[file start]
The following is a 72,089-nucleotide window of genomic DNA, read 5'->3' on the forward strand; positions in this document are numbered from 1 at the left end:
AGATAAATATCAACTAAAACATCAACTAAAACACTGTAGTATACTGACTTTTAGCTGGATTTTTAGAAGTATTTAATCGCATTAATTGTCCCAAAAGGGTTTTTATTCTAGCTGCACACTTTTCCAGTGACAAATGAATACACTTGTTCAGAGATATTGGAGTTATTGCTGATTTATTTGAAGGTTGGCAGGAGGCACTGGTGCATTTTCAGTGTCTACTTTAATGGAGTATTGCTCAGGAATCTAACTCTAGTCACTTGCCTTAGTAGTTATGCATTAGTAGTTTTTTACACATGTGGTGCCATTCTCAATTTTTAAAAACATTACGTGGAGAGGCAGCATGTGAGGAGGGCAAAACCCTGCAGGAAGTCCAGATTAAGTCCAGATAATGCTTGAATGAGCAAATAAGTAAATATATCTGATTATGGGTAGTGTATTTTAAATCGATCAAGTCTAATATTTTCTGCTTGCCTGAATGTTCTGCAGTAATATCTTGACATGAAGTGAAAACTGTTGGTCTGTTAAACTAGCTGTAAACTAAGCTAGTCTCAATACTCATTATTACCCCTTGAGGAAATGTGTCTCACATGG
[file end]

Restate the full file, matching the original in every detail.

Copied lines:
The following is a 72,089-nucleotide window of genomic DNA, read 5'->3' on the forward strand; positions in this document are numbered from 1 at the left end:
AGATAAATATCAACTAAAACATCAACTAAAACACTGTAGTATACTGACTTTTAGCTGGATTTTTAGAAGTATTTAATCGCATTAATTGTCCCAAAAGGGTTTTTATTCTAGCTGCACACTTTTCCAGTGACAAATGAATACACTTGTTCAGAGATATTGGAGTTATTGCTGATTTATTTGAAGGTTGGCAGGAGGCACTGGTGCATTTTCAGTGTCTACTTTAATGGAGTATTGCTCAGGAATCTAACTCTAGTCACTTGCCTTAGTAGTTATGCATTAGTAGTTTTTTACACATGTGGTGCCATTCTCAATTTTTAAAAACATTACGTGGAGAGGCAGCATGTGAGGAGGGCAAAACCCTGCAGGAAGTCCAGATTAAGTCCAGATAATGCTTGAATGAGCAAATAAGTAAATATATCTGATTATGGGTAGTGTATTTTAAATCGATCAAGTCTAATATTTTCTGCTTGCCTGAATGTTCTGCAGTAATATCTTGACATGAAGTGAAAACTGTTGGTCTGTTAAACTAGCTGTAAACTAAGCTAGTCTCAATACTCATTATTACCCCTTGAGGAAATGTGTCTCACATGG